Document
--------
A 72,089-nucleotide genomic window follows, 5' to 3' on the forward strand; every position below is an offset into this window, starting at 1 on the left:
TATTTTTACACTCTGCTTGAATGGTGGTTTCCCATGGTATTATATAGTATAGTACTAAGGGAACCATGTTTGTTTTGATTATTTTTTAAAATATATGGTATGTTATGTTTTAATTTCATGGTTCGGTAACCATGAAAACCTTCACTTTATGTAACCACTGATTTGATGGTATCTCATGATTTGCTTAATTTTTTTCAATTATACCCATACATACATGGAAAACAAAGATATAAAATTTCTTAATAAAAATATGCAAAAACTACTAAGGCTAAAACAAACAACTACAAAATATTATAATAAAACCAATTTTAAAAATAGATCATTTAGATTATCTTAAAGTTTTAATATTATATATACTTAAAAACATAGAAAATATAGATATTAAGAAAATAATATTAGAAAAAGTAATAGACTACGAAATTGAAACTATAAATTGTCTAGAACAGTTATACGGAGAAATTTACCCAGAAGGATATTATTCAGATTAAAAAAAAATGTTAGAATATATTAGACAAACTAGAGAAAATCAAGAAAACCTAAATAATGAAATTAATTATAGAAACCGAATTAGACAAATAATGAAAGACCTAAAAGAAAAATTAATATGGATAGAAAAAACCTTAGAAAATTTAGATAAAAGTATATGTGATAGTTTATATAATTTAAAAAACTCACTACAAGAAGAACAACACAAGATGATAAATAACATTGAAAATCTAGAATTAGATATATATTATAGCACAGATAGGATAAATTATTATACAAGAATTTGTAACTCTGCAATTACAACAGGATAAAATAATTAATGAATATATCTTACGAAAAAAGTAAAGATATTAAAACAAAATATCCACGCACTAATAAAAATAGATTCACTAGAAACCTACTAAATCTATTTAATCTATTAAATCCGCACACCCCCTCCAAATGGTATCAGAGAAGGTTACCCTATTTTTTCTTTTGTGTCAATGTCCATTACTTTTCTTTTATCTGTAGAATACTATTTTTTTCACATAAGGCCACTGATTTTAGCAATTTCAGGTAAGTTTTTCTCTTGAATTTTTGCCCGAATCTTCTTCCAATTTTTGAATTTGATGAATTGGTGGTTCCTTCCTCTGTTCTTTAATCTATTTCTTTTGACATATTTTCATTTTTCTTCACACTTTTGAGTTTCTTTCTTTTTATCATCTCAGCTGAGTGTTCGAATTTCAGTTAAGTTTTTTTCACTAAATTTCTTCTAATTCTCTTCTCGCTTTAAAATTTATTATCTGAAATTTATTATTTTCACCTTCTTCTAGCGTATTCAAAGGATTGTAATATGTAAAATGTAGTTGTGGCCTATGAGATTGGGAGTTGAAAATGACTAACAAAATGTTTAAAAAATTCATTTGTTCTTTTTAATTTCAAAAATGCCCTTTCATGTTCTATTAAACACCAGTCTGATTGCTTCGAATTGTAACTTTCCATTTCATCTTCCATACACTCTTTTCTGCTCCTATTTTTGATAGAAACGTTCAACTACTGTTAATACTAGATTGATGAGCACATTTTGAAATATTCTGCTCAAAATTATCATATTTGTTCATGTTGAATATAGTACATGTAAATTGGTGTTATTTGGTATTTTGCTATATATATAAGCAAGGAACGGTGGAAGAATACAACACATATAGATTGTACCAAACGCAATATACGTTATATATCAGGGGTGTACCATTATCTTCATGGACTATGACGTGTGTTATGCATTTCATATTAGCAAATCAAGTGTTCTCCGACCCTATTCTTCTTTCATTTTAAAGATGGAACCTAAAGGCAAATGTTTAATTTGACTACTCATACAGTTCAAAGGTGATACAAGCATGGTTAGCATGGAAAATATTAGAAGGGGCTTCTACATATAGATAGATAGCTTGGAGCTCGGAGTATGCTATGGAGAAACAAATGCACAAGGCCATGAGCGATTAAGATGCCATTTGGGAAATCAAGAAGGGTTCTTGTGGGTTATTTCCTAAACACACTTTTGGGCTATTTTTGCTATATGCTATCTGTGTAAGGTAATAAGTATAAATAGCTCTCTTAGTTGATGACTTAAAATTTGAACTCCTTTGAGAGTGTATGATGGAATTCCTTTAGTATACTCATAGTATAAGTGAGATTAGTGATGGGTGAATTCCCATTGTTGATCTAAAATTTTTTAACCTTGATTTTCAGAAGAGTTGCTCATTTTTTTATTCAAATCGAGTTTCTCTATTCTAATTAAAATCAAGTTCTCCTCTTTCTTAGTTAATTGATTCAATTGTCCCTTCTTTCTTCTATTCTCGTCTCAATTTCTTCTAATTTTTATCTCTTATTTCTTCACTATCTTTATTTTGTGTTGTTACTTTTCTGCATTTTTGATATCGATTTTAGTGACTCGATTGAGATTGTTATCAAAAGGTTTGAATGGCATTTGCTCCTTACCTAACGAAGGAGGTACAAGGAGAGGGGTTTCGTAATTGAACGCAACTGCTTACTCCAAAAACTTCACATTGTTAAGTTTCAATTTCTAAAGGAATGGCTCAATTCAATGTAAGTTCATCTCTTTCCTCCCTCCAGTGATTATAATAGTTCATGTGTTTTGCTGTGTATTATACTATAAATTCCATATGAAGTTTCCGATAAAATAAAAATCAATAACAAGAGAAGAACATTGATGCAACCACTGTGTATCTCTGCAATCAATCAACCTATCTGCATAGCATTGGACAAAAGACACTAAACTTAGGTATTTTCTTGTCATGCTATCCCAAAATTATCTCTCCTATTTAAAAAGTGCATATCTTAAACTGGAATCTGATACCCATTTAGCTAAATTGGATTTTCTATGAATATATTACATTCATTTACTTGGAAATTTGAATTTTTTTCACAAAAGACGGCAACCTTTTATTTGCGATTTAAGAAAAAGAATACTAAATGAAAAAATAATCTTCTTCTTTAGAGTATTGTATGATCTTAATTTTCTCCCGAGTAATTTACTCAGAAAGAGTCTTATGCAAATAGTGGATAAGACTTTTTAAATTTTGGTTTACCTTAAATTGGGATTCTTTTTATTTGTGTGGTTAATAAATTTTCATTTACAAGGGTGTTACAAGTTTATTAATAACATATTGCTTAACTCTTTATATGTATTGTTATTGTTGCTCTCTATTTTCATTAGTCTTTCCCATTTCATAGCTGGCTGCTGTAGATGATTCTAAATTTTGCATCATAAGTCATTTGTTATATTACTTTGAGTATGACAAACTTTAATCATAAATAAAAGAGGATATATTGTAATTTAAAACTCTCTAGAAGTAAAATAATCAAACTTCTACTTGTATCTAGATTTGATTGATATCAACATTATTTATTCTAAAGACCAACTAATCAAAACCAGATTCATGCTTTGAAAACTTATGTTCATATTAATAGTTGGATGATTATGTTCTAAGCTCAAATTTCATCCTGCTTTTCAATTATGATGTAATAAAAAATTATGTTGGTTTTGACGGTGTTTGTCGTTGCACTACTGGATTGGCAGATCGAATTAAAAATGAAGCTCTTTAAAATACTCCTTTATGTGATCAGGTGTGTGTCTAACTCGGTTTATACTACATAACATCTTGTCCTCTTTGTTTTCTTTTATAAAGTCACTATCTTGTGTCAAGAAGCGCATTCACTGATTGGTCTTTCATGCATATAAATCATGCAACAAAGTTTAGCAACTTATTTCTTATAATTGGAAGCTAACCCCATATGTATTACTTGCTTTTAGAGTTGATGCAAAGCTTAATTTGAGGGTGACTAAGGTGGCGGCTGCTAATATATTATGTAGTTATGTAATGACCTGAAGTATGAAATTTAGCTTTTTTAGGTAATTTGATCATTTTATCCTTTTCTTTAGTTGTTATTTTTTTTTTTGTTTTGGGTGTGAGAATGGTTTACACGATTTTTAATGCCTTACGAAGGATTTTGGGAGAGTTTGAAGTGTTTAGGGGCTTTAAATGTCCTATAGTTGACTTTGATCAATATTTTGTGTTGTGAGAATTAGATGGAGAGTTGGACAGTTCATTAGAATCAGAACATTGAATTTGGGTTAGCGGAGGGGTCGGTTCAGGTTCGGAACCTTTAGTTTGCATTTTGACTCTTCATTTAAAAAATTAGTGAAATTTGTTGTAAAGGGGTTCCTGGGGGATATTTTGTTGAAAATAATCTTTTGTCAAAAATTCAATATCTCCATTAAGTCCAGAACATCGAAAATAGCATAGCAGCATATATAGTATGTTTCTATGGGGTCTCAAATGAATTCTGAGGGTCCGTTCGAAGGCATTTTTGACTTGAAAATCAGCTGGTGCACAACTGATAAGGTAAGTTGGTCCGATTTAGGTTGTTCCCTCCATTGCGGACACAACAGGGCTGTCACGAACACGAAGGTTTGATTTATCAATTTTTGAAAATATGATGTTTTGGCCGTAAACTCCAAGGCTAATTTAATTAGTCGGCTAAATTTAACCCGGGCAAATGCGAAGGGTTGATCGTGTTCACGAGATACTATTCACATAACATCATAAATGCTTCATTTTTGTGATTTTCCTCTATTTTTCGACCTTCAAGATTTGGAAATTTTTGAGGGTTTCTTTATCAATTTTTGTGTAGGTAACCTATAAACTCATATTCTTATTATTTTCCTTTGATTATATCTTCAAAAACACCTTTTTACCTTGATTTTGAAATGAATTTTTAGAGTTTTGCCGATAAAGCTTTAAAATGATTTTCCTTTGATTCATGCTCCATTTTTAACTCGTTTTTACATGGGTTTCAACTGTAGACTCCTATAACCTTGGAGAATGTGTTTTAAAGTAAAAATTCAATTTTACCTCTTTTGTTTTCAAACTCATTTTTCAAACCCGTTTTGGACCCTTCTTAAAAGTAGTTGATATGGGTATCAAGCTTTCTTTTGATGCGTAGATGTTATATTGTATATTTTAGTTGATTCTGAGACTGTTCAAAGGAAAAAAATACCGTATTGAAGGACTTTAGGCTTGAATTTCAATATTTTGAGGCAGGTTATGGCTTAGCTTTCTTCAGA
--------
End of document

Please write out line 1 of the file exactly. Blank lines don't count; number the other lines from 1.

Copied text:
A 72,089-nucleotide genomic window follows, 5' to 3' on the forward strand; every position below is an offset into this window, starting at 1 on the left: